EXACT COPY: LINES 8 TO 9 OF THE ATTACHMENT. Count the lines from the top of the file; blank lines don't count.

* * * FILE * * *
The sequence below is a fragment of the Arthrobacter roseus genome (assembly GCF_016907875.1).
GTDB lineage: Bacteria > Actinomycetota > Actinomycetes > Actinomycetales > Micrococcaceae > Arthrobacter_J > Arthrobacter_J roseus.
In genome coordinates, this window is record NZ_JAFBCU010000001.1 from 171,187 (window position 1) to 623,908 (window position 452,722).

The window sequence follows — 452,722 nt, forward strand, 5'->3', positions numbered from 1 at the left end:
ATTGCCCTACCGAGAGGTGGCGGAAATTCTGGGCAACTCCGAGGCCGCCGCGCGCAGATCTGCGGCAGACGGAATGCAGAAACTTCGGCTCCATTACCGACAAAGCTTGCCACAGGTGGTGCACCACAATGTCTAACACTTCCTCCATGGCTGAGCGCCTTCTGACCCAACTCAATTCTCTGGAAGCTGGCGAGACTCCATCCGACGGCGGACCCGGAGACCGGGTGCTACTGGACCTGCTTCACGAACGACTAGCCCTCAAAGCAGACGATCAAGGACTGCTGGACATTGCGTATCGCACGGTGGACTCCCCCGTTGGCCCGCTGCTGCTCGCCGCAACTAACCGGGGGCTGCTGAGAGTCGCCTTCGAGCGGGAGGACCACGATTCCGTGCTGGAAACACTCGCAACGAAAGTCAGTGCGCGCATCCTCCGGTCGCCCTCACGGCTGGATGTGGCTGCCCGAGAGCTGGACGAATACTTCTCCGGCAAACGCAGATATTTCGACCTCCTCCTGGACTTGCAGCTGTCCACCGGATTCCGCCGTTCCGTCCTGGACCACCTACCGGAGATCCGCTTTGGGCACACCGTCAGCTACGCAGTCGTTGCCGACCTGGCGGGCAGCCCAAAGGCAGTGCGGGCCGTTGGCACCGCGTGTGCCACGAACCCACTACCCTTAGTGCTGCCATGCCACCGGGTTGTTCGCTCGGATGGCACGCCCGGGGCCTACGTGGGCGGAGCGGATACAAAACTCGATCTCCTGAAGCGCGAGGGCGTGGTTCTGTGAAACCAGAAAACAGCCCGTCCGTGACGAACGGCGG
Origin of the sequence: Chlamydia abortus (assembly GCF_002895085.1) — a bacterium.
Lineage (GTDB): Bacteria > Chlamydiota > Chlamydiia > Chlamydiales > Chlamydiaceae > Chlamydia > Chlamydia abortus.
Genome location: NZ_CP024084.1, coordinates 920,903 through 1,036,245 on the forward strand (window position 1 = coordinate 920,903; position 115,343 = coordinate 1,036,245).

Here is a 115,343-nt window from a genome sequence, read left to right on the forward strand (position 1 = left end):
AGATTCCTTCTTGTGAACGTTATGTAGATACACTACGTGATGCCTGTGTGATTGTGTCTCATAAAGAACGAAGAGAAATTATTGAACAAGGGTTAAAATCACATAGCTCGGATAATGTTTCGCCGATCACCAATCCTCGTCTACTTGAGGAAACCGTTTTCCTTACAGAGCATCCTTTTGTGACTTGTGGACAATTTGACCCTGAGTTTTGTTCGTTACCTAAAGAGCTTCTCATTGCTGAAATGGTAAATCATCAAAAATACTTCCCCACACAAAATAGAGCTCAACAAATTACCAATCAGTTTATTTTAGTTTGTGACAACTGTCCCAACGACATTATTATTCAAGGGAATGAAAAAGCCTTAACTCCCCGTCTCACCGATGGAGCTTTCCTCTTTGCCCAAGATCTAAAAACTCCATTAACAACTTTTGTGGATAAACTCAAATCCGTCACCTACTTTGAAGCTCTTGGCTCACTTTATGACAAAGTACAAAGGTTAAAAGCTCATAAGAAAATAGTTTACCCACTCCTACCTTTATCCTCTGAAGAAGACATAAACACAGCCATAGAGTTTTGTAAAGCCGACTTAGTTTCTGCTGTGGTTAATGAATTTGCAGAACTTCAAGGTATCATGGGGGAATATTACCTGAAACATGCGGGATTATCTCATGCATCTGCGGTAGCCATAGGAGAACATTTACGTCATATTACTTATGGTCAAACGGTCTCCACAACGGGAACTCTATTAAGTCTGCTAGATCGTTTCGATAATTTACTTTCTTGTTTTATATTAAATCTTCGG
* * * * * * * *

Genome location: NZ_CP024084.1, coordinates 920,903 through 1,036,245 on the forward strand (window position 1 = coordinate 920,903; position 115,343 = coordinate 1,036,245).

Here is a 115,343-nt window from a genome sequence, read left to right on the forward strand (position 1 = left end):